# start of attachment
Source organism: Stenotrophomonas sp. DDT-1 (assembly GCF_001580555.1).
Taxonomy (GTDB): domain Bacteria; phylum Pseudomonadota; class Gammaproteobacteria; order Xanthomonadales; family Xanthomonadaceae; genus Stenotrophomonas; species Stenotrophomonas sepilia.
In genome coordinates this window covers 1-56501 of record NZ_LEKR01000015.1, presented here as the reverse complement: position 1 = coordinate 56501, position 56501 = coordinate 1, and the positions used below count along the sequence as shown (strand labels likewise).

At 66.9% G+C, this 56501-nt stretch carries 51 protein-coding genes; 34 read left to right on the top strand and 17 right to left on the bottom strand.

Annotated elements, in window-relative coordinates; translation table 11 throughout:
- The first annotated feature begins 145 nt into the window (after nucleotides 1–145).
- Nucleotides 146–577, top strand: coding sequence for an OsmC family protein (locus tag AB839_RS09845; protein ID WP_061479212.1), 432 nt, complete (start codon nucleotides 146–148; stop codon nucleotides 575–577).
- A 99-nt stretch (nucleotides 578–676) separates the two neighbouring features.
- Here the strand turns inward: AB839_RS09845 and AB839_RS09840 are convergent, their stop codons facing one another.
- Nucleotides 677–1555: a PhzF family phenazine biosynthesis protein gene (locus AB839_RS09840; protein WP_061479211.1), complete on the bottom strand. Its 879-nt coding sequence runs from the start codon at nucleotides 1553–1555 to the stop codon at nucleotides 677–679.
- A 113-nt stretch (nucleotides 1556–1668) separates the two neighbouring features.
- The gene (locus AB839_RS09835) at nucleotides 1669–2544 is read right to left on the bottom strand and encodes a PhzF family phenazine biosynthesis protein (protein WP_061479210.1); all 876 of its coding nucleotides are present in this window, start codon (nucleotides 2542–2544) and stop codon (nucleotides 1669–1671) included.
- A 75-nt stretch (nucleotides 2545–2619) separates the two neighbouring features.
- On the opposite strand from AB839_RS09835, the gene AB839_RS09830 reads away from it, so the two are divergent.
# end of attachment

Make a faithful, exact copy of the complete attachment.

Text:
Source organism: Stenotrophomonas sp. DDT-1 (assembly GCF_001580555.1).
Taxonomy (GTDB): domain Bacteria; phylum Pseudomonadota; class Gammaproteobacteria; order Xanthomonadales; family Xanthomonadaceae; genus Stenotrophomonas; species Stenotrophomonas sepilia.
In genome coordinates this window covers 1-56501 of record NZ_LEKR01000015.1, presented here as the reverse complement: position 1 = coordinate 56501, position 56501 = coordinate 1, and the positions used below count along the sequence as shown (strand labels likewise).

At 66.9% G+C, this 56501-nt stretch carries 51 protein-coding genes; 34 read left to right on the top strand and 17 right to left on the bottom strand.

Annotated elements, in window-relative coordinates; translation table 11 throughout:
- The first annotated feature begins 145 nt into the window (after nucleotides 1–145).
- Nucleotides 146–577, top strand: coding sequence for an OsmC family protein (locus tag AB839_RS09845; protein ID WP_061479212.1), 432 nt, complete (start codon nucleotides 146–148; stop codon nucleotides 575–577).
- A 99-nt stretch (nucleotides 578–676) separates the two neighbouring features.
- Here the strand turns inward: AB839_RS09845 and AB839_RS09840 are convergent, their stop codons facing one another.
- Nucleotides 677–1555: a PhzF family phenazine biosynthesis protein gene (locus AB839_RS09840; protein WP_061479211.1), complete on the bottom strand. Its 879-nt coding sequence runs from the start codon at nucleotides 1553–1555 to the stop codon at nucleotides 677–679.
- A 113-nt stretch (nucleotides 1556–1668) separates the two neighbouring features.
- The gene (locus AB839_RS09835) at nucleotides 1669–2544 is read right to left on the bottom strand and encodes a PhzF family phenazine biosynthesis protein (protein WP_061479210.1); all 876 of its coding nucleotides are present in this window, start codon (nucleotides 2542–2544) and stop codon (nucleotides 1669–1671) included.
- A 75-nt stretch (nucleotides 2545–2619) separates the two neighbouring features.
- On the opposite strand from AB839_RS09835, the gene AB839_RS09830 reads away from it, so the two are divergent.